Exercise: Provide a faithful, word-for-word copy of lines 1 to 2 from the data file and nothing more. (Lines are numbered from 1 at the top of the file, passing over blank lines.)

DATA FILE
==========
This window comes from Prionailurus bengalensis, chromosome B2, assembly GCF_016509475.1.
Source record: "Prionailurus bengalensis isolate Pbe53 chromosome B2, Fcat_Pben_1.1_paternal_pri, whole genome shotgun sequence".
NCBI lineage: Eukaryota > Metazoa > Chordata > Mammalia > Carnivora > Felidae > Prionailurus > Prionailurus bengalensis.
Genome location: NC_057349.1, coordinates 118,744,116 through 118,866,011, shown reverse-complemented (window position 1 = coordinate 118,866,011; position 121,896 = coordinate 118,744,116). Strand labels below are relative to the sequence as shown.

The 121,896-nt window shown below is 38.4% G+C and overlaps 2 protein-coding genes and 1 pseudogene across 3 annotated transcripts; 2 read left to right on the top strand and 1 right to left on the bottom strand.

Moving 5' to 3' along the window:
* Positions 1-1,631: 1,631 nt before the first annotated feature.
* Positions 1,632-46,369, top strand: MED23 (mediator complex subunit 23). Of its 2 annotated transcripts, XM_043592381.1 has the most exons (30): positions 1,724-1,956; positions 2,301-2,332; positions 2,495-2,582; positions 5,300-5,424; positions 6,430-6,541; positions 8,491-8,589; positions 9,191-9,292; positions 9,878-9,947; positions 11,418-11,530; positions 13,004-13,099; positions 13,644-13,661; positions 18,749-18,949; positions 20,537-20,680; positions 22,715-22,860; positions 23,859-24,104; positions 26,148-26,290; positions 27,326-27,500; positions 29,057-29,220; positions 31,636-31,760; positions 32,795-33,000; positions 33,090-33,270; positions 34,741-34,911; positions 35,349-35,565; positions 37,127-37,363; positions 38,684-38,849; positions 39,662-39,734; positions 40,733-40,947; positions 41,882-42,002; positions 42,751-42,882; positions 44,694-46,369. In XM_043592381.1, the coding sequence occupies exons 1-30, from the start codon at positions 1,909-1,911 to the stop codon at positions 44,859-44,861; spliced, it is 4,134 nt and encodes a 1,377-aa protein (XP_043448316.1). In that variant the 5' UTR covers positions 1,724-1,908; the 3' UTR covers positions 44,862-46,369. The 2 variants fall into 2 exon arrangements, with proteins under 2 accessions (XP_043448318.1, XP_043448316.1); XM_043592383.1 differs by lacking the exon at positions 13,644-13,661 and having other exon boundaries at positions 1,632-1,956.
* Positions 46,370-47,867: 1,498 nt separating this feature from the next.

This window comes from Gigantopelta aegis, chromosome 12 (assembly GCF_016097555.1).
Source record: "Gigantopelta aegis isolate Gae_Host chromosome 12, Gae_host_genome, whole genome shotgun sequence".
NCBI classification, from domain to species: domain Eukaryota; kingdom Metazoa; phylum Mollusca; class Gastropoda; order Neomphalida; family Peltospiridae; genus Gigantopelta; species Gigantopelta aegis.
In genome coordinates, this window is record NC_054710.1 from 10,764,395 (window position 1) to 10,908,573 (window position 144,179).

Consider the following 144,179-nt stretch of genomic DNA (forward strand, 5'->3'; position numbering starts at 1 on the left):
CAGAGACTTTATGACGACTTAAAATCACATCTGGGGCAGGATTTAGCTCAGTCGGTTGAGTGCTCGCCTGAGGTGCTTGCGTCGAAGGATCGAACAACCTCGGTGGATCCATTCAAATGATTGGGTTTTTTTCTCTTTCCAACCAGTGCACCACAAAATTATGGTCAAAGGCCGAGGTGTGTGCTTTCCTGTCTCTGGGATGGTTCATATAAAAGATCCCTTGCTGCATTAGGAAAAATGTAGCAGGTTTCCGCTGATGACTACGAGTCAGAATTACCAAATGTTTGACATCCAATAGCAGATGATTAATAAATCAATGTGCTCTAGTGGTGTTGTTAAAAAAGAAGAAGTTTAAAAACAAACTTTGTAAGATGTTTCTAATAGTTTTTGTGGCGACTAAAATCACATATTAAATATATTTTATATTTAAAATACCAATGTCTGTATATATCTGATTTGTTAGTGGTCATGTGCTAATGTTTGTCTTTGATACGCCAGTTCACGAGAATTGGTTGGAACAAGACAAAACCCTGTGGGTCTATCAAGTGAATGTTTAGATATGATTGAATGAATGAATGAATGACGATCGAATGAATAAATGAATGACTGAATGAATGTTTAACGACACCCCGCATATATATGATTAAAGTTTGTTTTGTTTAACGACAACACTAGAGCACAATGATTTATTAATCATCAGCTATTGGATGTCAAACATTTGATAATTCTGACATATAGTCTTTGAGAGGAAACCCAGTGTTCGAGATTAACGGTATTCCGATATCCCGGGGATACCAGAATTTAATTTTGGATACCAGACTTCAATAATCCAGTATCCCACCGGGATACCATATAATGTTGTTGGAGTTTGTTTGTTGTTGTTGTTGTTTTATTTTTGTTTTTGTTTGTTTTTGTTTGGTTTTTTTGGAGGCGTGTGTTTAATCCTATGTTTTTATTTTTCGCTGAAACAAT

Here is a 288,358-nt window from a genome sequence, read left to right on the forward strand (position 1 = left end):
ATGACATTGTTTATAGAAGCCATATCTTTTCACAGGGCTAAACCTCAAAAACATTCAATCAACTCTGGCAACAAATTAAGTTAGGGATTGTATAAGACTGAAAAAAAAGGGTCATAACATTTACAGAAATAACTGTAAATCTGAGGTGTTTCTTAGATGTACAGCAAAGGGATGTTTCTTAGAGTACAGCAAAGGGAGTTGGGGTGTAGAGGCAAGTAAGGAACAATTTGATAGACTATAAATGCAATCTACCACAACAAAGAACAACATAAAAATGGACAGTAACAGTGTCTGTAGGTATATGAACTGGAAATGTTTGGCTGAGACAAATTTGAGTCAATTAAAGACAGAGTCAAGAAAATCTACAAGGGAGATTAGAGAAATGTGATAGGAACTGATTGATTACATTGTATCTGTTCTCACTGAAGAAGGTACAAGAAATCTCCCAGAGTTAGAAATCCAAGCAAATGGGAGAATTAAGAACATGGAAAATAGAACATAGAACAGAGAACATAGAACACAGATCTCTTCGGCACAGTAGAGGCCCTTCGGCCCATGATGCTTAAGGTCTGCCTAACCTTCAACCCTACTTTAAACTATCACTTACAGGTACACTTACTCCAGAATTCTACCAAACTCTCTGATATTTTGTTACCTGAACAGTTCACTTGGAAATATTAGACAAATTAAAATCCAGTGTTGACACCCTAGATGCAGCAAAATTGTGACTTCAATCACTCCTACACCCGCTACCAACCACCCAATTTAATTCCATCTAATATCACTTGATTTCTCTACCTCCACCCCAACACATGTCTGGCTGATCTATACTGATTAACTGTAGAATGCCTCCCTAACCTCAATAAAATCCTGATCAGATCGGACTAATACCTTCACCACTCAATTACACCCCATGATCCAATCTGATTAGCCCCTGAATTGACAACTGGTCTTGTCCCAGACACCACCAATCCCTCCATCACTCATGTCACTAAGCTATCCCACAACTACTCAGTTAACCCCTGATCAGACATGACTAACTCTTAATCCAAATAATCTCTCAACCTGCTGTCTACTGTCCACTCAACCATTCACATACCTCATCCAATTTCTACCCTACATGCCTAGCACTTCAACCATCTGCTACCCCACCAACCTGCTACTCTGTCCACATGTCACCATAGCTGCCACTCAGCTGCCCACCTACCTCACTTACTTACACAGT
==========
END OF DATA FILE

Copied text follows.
This window comes from Prionailurus bengalensis, chromosome B2, assembly GCF_016509475.1.
Source record: "Prionailurus bengalensis isolate Pbe53 chromosome B2, Fcat_Pben_1.1_paternal_pri, whole genome shotgun sequence".